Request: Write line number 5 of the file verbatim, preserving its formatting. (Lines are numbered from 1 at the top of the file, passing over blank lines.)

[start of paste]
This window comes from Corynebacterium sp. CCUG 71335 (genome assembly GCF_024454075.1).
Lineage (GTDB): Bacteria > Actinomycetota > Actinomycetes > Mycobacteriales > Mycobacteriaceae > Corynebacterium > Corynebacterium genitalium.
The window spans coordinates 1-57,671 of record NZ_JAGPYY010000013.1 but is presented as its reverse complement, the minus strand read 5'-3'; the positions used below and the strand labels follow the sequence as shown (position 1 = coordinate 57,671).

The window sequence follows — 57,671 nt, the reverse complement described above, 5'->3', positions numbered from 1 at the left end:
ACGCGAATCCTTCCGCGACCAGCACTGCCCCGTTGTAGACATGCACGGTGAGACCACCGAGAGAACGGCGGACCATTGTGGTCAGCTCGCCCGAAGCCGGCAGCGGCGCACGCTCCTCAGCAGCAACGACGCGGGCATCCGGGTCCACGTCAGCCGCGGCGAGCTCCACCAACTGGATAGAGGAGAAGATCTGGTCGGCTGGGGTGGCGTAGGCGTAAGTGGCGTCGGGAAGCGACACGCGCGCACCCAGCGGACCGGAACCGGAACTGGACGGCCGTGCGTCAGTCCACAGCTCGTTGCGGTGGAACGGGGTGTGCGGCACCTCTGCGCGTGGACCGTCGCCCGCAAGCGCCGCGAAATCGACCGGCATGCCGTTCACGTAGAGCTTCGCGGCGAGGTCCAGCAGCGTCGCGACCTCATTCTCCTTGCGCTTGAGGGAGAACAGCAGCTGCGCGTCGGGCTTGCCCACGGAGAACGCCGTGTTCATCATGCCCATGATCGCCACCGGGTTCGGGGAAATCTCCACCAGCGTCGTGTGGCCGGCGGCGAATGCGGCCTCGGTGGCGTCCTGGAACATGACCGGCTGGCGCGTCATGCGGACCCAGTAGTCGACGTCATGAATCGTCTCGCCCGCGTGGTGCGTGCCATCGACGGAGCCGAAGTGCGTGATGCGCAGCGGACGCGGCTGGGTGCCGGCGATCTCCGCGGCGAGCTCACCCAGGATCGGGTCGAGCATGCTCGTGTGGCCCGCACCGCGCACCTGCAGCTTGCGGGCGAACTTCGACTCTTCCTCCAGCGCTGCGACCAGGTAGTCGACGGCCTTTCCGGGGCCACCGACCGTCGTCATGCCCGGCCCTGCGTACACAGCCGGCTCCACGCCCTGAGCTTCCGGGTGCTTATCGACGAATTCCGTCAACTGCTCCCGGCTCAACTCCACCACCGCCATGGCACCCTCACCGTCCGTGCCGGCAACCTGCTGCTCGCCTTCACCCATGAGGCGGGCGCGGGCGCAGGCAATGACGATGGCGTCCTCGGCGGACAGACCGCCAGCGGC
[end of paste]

ACGCGAATCCTTCCGCGACCAGCACTGCCCCGTTGTAGACATGCACGGTGAGACCACCGAGAGAACGGCGGACCATTGTGGTCAGCTCGCCCGAAGCCGGCAGCGGCGCACGCTCCTCAGCAGCAACGACGCGGGCATCCGGGTCCACGTCAGCCGCGGCGAGCTCCACCAACTGGATAGAGGAGAAGATCTGGTCGGCTGGGGTGGCGTAGGCGTAAGTGGCGTCGGGAAGCGACACGCGCGCACCCAGCGGACCGGAACCGGAACTGGACGGCCGTGCGTCAGTCCACAGCTCGTTGCGGTGGAACGGGGTGTGCGGCACCTCTGCGCGTGGACCGTCGCCCGCAAGCGCCGCGAAATCGACCGGCATGCCGTTCACGTAGAGCTTCGCGGCGAGGTCCAGCAGCGTCGCGACCTCATTCTCCTTGCGCTTGAGGGAGAACAGCAGCTGCGCGTCGGGCTTGCCCACGGAGAACGCCGTGTTCATCATGCCCATGATCGCCACCGGGTTCGGGGAAATCTCCACCAGCGTCGTGTGGCCGGCGGCGAATGCGGCCTCGGTGGCGTCCTGGAACATGACCGGCTGGCGCGTCATGCGGACCCAGTAGTCGACGTCATGAATCGTCTCGCCCGCGTGGTGCGTGCCATCGACGGAGCCGAAGTGCGTGATGCGCAGCGGACGCGGCTGGGTGCCGGCGATCTCCGCGGCGAGCTCACCCAGGATCGGGTCGAGCATGCTCGTGTGGCCCGCACCGCGCACCTGCAGCTTGCGGGCGAACTTCGACTCTTCCTCCAGCGCTGCGACCAGGTAGTCGACGGCCTTTCCGGGGCCACCGACCGTCGTCATGCCCGGCCCTGCGTACACAGCCGGCTCCACGCCCTGAGCTTCCGGGTGCTTATCGACGAATTCCGTCAACTGCTCCCGGCTCAACTCCACCACCGCCATGGCACCCTCACCGTCCGTGCCGGCAACCTGCTGCTCGCCTTCACCCATGAGGCGGGCGCGGGCGCAGGCAATGACGATGGCGTCCTCGGCGGACAGACCGCCAGCGGC